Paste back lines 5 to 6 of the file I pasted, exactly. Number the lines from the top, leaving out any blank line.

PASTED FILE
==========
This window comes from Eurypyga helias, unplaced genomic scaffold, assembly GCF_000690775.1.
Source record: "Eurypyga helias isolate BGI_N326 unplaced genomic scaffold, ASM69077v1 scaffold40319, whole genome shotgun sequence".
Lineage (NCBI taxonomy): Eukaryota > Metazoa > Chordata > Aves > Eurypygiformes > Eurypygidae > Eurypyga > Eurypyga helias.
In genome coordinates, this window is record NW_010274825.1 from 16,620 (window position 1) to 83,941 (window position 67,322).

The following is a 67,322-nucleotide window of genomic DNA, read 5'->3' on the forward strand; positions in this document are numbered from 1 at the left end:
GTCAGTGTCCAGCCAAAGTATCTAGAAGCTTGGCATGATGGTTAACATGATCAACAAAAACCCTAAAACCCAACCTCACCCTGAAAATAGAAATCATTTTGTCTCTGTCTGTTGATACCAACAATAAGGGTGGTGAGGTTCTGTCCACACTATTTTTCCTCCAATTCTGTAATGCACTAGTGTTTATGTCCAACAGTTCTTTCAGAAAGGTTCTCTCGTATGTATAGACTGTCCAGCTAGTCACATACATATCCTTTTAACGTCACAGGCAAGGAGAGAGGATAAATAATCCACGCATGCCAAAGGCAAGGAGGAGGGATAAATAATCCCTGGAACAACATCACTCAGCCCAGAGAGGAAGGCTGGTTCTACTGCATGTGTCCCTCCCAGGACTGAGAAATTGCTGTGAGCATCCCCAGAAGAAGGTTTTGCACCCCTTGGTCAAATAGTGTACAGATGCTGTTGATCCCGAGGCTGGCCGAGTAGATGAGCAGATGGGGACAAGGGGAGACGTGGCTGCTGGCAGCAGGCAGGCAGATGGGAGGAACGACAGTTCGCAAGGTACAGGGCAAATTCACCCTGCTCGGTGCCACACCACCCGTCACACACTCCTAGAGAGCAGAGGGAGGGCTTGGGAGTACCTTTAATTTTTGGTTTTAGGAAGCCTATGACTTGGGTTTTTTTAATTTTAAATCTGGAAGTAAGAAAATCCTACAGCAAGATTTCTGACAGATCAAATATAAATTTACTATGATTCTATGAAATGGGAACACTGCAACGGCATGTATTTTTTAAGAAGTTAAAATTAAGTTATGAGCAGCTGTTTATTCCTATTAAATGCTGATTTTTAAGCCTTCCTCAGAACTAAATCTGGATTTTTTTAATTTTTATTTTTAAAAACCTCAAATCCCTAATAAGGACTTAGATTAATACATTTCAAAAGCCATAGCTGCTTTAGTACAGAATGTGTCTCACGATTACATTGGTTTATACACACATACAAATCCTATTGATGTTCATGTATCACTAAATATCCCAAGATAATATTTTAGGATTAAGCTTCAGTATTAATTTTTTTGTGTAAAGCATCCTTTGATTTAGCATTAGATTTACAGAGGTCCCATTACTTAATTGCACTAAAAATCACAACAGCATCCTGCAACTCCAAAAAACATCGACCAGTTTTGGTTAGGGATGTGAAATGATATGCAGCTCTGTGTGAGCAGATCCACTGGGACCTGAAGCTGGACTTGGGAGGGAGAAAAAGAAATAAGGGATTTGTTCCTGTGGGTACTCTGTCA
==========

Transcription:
The following is a 67,322-nucleotide window of genomic DNA, read 5'->3' on the forward strand; positions in this document are numbered from 1 at the left end:
GTCAGTGTCCAGCCAAAGTATCTAGAAGCTTGGCATGATGGTTAACATGATCAACAAAAACCCTAAAACCCAACCTCACCCTGAAAATAGAAATCATTTTGTCTCTGTCTGTTGATACCAACAATAAGGGTGGTGAGGTTCTGTCCACACTATTTTTCCTCCAATTCTGTAATGCACTAGTGTTTATGTCCAACAGTTCTTTCAGAAAGGTTCTCTCGTATGTATAGACTGTCCAGCTAGTCACATACATATCCTTTTAACGTCACAGGCAAGGAGAGAGGATAAATAATCCACGCATGCCAAAGGCAAGGAGGAGGGATAAATAATCCCTGGAACAACATCACTCAGCCCAGAGAGGAAGGCTGGTTCTACTGCATGTGTCCCTCCCAGGACTGAGAAATTGCTGTGAGCATCCCCAGAAGAAGGTTTTGCACCCCTTGGTCAAATAGTGTACAGATGCTGTTGATCCCGAGGCTGGCCGAGTAGATGAGCAGATGGGGACAAGGGGAGACGTGGCTGCTGGCAGCAGGCAGGCAGATGGGAGGAACGACAGTTCGCAAGGTACAGGGCAAATTCACCCTGCTCGGTGCCACACCACCCGTCACACACTCCTAGAGAGCAGAGGGAGGGCTTGGGAGTACCTTTAATTTTTGGTTTTAGGAAGCCTATGACTTGGGTTTTTTTAATTTTAAATCTGGAAGTAAGAAAATCCTACAGCAAGATTTCTGACAGATCAAATATAAATTTACTATGATTCTATGAAATGGGAACACTGCAACGGCATGTATTTTTTAAGAAGTTAAAATTAAGTTATGAGCAGCTGTTTATTCCTATTAAATGCTGATTTTTAAGCCTTCCTCAGAACTAAATCTGGATTTTTTTAATTTTTATTTTTAAAAACCTCAAATCCCTAATAAGGACTTAGATTAATACATTTCAAAAGCCATAGCTGCTTTAGTACAGAATGTGTCTCACGATTACATTGGTTTATACACACATACAAATCCTATTGATGTTCATGTATCACTAAATATCCCAAGATAATATTTTAGGATTAAGCTTCAGTATTAATTTTTTTGTGTAAAGCATCCTTTGATTTAGCATTAGATTTACAGAGGTCCCATTACTTAATTGCACTAAAAATCACAACAGCATCCTGCAACTCCAAAAAACATCGACCAGTTTTGGTTAGGGATGTGAAATGATATGCAGCTCTGTGTGAGCAGATCCACTGGGACCTGAAGCTGGACTTGGGAGGGAGAAAAAGAAATAAGGGATTTGTTCCTGTGGGTACTCTGTCA